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Last Updated : Jun 11, 2019 11:04 AM IST | Source:

Will the debt crisis lead to exodus of top talent from MF industry?

SEBI is also said to have had concerns with investment in terms of loan against shares. Along with that, MFs which were supposed to sell the equity at the time of default had given a moratorium in private treaty and extended the timeline until September 2019. This is also under the scanner of SEBI.

Himadri Buch @himadribuch

The mutual fund industry may be staring at an exodus of top talent amid the debt trap that has been plaguing it since the Infrastructure Leasing and Financial Services' (IL&FS) crisis broke out in September 2018.

Debt funds have been in flux since September last year after IL&FS and its group companies defaulted on their commercial papers, triggering a liquidity crunch in the money markets. Defaults by many other corporate groups, including DHFL, Essel and Reliance ADAG, further soured sentiment for debt funds, prompting investors to pull out nearly Rs 1.5 lakh crore last year from these funds.

In September 2018, IL&FS went bust, ringing alarm bells throughout the industry. In January 2019, Essel group debt papers were reported to have delayed payments by six to nine months after the due date.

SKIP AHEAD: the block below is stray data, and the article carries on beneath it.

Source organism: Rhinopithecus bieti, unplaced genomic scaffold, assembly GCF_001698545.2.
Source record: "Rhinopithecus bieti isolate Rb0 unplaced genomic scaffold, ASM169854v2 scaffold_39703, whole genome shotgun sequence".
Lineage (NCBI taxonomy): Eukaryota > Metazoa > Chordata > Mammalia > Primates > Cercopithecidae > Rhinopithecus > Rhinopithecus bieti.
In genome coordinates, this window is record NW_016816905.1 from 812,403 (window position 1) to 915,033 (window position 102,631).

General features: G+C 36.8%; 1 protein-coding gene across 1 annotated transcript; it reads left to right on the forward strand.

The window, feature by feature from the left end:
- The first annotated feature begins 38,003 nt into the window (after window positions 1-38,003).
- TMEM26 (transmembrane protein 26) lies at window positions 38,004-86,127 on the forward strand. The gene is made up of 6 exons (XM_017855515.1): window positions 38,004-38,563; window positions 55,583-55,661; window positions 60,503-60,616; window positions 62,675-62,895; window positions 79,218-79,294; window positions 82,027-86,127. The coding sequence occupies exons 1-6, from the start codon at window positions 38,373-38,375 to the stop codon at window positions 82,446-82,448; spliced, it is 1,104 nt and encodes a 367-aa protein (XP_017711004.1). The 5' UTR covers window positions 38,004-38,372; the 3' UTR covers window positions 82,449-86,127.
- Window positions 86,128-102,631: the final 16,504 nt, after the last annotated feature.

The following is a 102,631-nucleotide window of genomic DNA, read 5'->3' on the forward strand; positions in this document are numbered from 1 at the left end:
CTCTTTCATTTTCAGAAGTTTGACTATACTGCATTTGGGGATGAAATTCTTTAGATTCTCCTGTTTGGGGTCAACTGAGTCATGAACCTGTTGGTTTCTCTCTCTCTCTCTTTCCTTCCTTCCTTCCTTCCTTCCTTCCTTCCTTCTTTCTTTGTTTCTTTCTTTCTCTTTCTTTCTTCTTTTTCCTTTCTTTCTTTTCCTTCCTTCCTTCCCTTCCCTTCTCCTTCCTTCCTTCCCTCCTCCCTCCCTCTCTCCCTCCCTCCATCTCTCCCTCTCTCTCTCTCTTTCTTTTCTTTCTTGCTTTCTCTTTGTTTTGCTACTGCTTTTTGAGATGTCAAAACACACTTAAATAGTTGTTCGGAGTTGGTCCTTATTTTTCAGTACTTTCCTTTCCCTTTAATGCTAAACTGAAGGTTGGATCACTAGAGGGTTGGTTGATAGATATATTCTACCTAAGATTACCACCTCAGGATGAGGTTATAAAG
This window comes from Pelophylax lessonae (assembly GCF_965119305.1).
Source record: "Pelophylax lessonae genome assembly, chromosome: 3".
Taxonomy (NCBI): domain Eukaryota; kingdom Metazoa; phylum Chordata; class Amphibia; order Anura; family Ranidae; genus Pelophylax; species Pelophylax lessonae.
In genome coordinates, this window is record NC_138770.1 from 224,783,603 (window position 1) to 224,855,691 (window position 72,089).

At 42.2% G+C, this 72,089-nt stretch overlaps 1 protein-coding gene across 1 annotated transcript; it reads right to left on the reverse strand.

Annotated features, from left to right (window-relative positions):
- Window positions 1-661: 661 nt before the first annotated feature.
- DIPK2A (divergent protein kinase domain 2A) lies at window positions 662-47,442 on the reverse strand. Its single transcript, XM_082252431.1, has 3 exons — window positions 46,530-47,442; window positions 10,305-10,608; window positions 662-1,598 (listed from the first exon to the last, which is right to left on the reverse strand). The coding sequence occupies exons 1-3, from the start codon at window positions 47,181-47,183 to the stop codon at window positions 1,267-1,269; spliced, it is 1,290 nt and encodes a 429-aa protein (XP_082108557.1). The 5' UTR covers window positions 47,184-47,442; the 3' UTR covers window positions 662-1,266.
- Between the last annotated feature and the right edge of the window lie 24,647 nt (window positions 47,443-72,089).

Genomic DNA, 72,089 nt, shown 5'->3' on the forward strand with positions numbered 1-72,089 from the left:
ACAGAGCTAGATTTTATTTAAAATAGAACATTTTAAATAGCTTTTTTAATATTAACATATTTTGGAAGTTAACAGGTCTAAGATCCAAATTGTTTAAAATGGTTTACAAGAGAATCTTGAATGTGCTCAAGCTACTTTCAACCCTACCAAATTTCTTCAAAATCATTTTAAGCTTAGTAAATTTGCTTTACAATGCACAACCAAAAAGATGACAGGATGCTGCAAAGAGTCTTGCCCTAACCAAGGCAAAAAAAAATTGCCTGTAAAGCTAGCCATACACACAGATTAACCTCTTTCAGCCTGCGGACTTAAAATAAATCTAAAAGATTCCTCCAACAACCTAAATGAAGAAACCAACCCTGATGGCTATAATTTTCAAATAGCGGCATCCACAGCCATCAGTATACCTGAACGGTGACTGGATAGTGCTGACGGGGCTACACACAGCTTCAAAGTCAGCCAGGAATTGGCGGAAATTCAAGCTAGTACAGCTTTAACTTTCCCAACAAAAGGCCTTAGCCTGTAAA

Kotak Mahindra Asset Management Company followed soon after, writing to the investors of Kotak FMP Series 127 that it will not be able to pay the entire redemption amount. The scheme, a three-year fixed maturity plan (FMP), was to mature on April 8. This happened because of Kotak’s exposure to debt-laden Essel Group, the promoter of the Zee group of companies. There are 94 FMPs that have invested in Essel Group companies, according to Morningstar data.

HDFC Asset Management Co, that had Rs 902 crore investment in the Essel group companies’ debt securities across all its FMPs also rolled over/extended the maturity of HDFC FMP 1168D Feb 2016 (1) a plan under HDFC Fixed Maturity Plans Series 35, scheduled for maturity on April 15, 2019. FMP investments have been a cause of concern for investors even in the past.

In the latest episode, UTI Mutual Fund increased Dewan Housing Finance Ltd's (DHFL) markdown from 75 percent to 100 percent on debt securities with exposure to DHFL's debt papers. The move comes after delay on interest and principal payout on maturity by DHFL.

Reliance Mutual Fund too had to fully write off its investments in DHFL due to non-payment of dues from DHFL.

DHFL was to make interest and principal payments to the tune of Rs 1,100 crore to the industry/investors but failed to repay on June 04, the scheduled date. Given that such delay warranted mutual funds to mark down the net asset values (NAVs) of DHFL bonds by 75 percent, it led to a 30-40 percent single-day fall in NAV of schemes that invested in DHFL debt papers.

As a result, CRISIL, ICRA and CARE Ratings downgraded their rating on DHFL's Commercial Paper (CP) / Non-Convertible Debentures (NCD) to 'D', based on delay in debt servicing due to inadequate liquidity, modest capital position and modest earnings.

SEBI Keeping a Close Watch